I like that you bring up how this was a known cliche at the time. I've been watching a lot of B horror movies with Jared von Hindman and he and I have both commented about how absurd this stuff was even at the time. They were often trying to make fun of it in the movies as well. That's why sometimes I have little patience for the "well no one knew at the time that this stuff was a little off, it's just the way it was" because that's not actually true.

Thanks for your response; I totally agree about the gnomes and etc, that's why I focused on Drelzna. She's the crux of the adventure and less easy to fix, I think.

"If you want to keep her as the sleeping beauty, I might suggest putting some clues as to who she is."
But looking at this from a story/plot view, doesn't this ruin the twist? I agree that the module does play up the "sleeping beauty/princess" aspect, but it turns the players' expectations against them by making the treasure not valuable to them, and the sleeping beauty is not so "Disney" after all. She's NOT a wistful & docile maiden to be rescued. She is, to borrow Timothy Brannan's phrase, the "guard dog" (and yeah, what that says about Iggwilv and Drelzna's relationship is something - although since nothing is said in the module, it's going to say something different to everyone). And are her attempts to "manipulate and charm the party" cliched sexism or tactical maneuvering?

I think I understand where you're coming from; what I stumble over is how to do it (particularly in this case) without falling into some kind of sexism from a different angle, voiding the majority of the adventure, or removing all subterfuge from the adventure.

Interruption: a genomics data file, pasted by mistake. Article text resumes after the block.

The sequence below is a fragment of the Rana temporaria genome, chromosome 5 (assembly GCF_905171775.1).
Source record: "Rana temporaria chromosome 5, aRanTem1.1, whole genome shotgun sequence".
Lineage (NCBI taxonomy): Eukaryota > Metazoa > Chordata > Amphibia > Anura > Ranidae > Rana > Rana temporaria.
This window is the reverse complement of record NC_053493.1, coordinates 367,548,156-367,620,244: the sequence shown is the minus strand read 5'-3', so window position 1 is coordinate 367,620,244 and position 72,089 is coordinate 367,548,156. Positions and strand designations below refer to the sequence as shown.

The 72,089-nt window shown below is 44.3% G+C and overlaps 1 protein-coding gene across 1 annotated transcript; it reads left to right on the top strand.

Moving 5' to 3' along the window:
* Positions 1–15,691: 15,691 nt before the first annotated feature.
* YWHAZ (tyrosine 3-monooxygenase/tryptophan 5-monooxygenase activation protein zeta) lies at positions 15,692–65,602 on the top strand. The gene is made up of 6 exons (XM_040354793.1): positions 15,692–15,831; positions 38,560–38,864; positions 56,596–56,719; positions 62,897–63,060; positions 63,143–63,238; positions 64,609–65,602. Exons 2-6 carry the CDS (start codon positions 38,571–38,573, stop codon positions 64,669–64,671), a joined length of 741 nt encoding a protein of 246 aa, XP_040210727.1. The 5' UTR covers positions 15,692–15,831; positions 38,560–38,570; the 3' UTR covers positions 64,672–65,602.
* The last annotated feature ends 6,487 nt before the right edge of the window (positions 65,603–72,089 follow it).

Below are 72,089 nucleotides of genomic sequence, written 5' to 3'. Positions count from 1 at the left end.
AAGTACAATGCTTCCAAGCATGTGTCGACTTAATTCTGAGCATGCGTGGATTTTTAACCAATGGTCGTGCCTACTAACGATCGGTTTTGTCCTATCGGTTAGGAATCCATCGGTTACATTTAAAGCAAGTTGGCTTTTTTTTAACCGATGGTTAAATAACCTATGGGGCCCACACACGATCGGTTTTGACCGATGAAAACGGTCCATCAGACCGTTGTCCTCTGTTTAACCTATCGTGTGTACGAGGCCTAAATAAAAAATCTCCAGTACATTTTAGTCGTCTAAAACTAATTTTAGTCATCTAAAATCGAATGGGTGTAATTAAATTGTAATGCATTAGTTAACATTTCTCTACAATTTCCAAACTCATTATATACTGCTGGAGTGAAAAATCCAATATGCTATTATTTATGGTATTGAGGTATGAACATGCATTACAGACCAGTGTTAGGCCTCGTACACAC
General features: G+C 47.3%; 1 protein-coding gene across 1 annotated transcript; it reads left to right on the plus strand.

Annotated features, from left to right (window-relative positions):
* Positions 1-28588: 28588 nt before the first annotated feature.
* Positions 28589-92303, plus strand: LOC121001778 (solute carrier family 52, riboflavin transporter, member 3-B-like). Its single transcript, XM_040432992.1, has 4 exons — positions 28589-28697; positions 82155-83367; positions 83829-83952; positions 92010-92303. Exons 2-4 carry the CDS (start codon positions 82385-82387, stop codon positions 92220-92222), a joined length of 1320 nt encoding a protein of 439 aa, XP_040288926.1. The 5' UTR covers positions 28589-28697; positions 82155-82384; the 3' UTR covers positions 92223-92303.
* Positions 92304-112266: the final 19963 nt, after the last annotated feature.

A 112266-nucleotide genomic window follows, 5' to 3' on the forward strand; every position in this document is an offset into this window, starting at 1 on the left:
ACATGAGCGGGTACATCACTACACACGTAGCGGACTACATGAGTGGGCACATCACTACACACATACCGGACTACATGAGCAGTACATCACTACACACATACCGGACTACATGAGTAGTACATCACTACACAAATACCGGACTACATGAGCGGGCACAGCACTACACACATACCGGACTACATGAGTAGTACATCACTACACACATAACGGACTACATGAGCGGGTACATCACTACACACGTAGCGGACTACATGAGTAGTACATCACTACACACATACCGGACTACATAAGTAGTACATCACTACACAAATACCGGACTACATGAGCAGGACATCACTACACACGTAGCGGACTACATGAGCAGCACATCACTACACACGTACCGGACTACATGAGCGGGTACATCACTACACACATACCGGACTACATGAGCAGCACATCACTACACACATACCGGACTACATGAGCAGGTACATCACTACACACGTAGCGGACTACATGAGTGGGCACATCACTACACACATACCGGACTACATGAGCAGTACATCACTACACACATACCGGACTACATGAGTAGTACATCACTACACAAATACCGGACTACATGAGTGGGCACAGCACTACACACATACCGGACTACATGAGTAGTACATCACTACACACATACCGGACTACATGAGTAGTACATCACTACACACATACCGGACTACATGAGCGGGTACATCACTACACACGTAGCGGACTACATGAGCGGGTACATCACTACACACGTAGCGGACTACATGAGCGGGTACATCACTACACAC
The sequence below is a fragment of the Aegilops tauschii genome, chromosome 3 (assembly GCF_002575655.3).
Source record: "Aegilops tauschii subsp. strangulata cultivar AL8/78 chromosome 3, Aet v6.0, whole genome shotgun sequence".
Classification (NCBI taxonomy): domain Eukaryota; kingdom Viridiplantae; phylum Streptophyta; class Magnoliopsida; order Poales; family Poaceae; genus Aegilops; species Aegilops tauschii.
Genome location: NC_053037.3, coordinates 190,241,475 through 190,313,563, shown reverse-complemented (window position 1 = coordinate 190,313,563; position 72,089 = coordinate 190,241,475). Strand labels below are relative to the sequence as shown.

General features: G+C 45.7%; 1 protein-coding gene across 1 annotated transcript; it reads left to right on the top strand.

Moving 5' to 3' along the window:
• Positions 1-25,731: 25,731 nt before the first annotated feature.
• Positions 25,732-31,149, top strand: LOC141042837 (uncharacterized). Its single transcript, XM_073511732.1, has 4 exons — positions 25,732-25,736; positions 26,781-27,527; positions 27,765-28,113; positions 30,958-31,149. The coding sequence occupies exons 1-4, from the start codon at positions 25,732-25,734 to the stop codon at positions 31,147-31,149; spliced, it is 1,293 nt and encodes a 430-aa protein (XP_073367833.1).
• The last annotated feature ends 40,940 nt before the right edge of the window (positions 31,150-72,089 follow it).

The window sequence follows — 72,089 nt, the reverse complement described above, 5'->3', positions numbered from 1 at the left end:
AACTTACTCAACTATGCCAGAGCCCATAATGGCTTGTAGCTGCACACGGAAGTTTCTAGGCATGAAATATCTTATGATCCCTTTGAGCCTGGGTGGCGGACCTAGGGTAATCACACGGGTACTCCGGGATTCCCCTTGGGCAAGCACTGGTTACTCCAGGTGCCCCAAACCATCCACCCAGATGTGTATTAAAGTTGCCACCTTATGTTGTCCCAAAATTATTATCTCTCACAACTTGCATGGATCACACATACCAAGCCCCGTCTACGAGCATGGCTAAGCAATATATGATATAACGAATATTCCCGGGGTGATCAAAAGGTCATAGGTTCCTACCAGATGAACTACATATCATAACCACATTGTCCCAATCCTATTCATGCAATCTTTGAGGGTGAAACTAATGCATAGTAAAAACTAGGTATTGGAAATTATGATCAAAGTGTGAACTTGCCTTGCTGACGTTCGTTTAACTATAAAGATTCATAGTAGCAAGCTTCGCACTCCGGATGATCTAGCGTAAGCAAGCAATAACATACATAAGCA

Regarding the sword - here I don't understand your point. The sword does not control Drelzna (nor can it; it has a "personality score" of 37, and Drelzna's is 45); her list of powers is just as impressive as the sword's is; and it's her sword. It will probably crush any PC that tries to wield it (frankly, I see it as another trap for the PCs); the fact that she has it and controls it marks her as powerful. Do female NPCs really need to only have "weaker" magic items?


There's often a temptation to go through these things one-by-one and since each of them, absent the others, might have a seemingly reasonable explanation that isn't necessarily sexist, to then say, how is this really sexist or to argue each one individually.

The fact that gender stereotypes (and we haven't even discussed the presumption that it will be men playing this module, that's in there too) are necessary for the scenario to work doesn't absolve it of the issues. We're only given two motivations for the characters to enter that chamber, the desire to "rescue" a sleeping fully armored woman and greed. Ok, maybe we could argue that a third motivation exists, wanting to fulfill a promise, but I think there's still a touch of greed there. But, I really think the module is banking on the players feeling the desire to save the lovely woman who appears to be under a spell.

If that were the only time those types of assumptions were made in module, I might be willing to give it a pass as "tactical thinking." I also might be willing to do it if it wasn't such a cliched trick at the time it was written. But I've watched movies and read books from before the time this module was written. It was old then. People, at the time, pointed out how gendered it was.